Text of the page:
The two-time defending AFC champion Kansas City Chiefs underwent a surprising amount of offseason change for a team that is, well, the two-time defending AFC champions and just one year removed from a Super Bowl victory.
The Chiefs remade their offensive line, splashing the pot in free agency, the draft, and the trade market. They moved on from a veteran wideout who has been a big part of their offense. They let their No. 1 cornerback leave in free agency and did not bring back one of their starting linebackers.
Still, this remains one of the best rosters in football, and one that is well set up to compete for Super Bowl titles both this year and into the future. As part of our ongoing series here at CBSSports.com, let's take a look at where the Chiefs' roster stands right now.
Note: Asterisks denote rookies.
The Chiefs made a lot of changes on offense. It was obvious that would happen to anybody who watched their Super Bowl loss to the Buccaneers, where the offensive line was consistently overwhelmed by one of the league's best pass rushes.
This season, the Chiefs will have five new starters on the offensive line. The Chiefs traded their first-round pick (among other things) to the Ravens for Orlando Brown, and they'll move him to left tackle. Joe Thuney will step in at left guard after receiving his huge contract, and it's looking like Kansas City will start a rookie trio at center, right guard, and right tackle, with holdovers from last season in Andrew Wylie, Nick Allegretti, and Mike Remmers (plus the returning LDT, M.D.) as backups, along with Austin Blythe, who came over from the Rams.
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Of course, the Chiefs have the NFL's best quarterback, and two of its most dynamic weapons in Tyreek Hill and Travis Kelce. Sammy Watkins is gone now, and the Chiefs did not make any big moves to replace him at wide receiver. That'll put pressure on Mecole Hardman to step up and become the No. 2 option alongside Hill. He's previously acted mostly as Hill's direct backup, so it'll be interesting to see how that works out. Demarcus Robinson and Byron Pringle could see their roles expand if Hardman isn't up to the challenge.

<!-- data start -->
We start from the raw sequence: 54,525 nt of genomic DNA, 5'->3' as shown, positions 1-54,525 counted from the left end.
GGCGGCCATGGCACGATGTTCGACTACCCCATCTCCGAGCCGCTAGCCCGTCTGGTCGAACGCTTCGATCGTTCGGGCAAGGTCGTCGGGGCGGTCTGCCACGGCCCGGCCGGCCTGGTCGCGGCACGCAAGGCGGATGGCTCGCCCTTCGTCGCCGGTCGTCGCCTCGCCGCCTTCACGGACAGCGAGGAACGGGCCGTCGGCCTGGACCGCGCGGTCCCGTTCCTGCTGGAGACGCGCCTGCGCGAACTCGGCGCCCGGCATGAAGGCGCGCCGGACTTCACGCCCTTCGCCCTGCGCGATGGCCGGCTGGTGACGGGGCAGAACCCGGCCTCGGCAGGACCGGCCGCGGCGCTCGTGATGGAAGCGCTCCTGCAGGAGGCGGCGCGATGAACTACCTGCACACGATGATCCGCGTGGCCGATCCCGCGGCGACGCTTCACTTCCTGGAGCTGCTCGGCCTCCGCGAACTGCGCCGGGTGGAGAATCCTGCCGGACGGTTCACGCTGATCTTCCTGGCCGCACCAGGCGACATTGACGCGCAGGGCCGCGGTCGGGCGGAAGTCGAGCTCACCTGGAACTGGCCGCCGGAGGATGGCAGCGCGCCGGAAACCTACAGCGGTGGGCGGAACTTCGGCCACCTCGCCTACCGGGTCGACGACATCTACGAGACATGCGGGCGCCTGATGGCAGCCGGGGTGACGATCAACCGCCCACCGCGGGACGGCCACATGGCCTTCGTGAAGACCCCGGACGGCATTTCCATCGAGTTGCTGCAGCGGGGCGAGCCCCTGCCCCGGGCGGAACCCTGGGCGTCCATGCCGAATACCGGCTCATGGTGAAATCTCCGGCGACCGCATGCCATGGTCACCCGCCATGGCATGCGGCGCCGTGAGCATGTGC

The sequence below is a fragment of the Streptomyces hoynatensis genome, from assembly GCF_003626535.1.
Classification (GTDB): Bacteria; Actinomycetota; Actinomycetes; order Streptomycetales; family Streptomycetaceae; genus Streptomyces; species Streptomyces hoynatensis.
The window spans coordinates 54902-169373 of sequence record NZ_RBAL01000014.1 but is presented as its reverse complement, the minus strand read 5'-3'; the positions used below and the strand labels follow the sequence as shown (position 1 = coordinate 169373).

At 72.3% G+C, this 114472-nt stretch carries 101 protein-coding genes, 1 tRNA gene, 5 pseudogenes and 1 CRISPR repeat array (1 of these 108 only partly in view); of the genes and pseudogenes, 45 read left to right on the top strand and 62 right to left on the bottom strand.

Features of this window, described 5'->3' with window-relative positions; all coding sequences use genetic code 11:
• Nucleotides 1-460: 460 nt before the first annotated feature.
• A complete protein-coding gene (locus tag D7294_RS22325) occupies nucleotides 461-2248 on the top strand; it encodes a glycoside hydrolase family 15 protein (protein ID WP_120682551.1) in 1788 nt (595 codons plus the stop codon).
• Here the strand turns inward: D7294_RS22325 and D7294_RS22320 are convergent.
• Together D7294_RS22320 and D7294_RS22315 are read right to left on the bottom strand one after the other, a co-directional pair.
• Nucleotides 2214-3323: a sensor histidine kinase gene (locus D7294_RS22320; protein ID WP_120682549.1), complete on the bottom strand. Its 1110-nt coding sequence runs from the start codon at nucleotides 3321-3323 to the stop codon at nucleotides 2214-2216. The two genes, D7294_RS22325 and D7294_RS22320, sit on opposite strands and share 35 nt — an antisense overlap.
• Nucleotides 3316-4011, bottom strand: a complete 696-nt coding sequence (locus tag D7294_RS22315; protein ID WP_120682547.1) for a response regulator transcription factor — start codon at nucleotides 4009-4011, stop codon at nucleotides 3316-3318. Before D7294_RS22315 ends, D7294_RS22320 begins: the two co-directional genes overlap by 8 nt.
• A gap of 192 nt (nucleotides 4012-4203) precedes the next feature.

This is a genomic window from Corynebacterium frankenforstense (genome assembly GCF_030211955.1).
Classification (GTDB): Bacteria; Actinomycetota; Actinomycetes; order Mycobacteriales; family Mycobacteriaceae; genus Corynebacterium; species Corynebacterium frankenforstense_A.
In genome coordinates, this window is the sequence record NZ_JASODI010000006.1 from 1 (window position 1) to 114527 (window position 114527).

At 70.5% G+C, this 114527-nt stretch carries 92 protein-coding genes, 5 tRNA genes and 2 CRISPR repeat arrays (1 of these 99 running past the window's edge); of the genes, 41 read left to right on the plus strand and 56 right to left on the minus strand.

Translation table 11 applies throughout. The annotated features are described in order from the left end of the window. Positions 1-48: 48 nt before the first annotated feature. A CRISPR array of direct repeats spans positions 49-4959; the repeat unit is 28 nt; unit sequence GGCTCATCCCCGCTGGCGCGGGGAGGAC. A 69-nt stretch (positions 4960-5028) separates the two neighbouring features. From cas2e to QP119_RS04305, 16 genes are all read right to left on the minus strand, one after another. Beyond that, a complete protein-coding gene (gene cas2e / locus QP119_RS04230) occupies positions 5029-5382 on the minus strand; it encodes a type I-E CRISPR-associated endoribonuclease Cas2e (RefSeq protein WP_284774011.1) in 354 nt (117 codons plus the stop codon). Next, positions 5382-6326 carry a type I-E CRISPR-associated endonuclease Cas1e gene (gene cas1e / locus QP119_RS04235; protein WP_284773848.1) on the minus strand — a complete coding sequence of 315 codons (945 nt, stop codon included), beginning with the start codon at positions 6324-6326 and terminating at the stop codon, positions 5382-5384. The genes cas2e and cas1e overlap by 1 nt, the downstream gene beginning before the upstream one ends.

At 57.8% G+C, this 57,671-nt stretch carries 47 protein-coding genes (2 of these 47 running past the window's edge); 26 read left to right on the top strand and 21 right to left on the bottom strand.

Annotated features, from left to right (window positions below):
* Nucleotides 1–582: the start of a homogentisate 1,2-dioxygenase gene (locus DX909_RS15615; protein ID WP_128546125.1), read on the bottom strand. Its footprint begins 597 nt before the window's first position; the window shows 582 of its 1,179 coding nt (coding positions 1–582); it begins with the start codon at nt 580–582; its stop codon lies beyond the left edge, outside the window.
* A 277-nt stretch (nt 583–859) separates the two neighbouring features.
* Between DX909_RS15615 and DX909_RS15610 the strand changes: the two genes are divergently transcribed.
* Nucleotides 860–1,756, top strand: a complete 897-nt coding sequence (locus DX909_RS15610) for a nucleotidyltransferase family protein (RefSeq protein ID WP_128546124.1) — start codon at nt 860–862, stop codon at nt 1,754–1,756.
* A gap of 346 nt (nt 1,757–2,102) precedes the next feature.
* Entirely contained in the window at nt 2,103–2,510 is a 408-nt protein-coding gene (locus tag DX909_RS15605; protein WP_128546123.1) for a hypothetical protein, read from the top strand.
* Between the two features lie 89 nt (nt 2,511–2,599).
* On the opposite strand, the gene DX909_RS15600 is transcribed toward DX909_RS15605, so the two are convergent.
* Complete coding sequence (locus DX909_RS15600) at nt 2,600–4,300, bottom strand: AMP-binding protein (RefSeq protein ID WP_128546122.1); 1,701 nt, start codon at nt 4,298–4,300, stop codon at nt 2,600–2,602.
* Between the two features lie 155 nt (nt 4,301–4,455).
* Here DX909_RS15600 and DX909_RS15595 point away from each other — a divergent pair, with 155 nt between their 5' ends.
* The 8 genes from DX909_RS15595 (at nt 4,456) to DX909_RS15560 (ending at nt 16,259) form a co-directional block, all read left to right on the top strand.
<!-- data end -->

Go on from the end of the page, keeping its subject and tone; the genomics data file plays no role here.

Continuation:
The Chiefs surely want Clyde Edwards-Helaire to emerge as their full-time running back, though it remains to be seen if he can stay healthy and/or handle the workload. They cut Damien Williams earlier this offseason after he returned from his opt-out year, and will move forward with Darrel Williams and scat back Jerick McKinnon behind CEH.
Kansas City still has a superstar up front in Chris Jones and one on the back end in Tyrann Mathieu.
The signing of Jarran Reed to join Jones, Derrick Nnadi, and Khalen Saunders up the middle was a good one, and should help the Chiefs generate some pass rush. The team definitely needs to get more out of Frank Clark, though, considering what it gave up to land him in the first place. Either Jones or Nnadi figures to push to the edge on occasion, just so the team can get its best linemen on the field at the same time. Hitchens and Gay will likely see most of the linebacker snaps early on, but Bolton could push his way to the front of the line by the end of the year.
The secondary will miss Bashaud Breeland, but Charvarius Ward has played extremely well since arriving in Kansas City. L'Jarius Sneed was an absolute steal of a draft pick, and the Mike Hughes reclamation project seems like it will end with him landing a starting role, while Rashad Fenton and Deandre Baker provide solid depth behind that trio.
Kansas City would ideally like to use both Thornhill and Sorensen a lot, but Thornhill has not looked the same since suffering an injury and seems to have fallen behind Sorenson in the rotation. Thornhill has a higher ceiling, but at the moment, Sorenson is more reliable on the back end of the defense.